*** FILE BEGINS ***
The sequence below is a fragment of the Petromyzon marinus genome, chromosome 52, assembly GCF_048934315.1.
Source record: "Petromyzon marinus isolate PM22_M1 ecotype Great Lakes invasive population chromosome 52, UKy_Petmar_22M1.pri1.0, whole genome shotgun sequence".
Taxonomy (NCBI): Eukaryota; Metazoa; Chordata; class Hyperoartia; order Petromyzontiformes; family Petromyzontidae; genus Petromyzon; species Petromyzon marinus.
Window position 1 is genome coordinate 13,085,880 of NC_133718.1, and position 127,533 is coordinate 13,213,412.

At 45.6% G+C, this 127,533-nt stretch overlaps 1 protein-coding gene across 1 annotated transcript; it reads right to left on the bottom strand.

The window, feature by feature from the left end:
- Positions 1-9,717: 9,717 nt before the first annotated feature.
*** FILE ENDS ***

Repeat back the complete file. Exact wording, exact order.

The sequence below is a fragment of the Petromyzon marinus genome, chromosome 52, assembly GCF_048934315.1.
Source record: "Petromyzon marinus isolate PM22_M1 ecotype Great Lakes invasive population chromosome 52, UKy_Petmar_22M1.pri1.0, whole genome shotgun sequence".
Taxonomy (NCBI): Eukaryota; Metazoa; Chordata; class Hyperoartia; order Petromyzontiformes; family Petromyzontidae; genus Petromyzon; species Petromyzon marinus.
Window position 1 is genome coordinate 13,085,880 of NC_133718.1, and position 127,533 is coordinate 13,213,412.

At 45.6% G+C, this 127,533-nt stretch overlaps 1 protein-coding gene across 1 annotated transcript; it reads right to left on the bottom strand.

The window, feature by feature from the left end:
- Positions 1-9,717: 9,717 nt before the first annotated feature.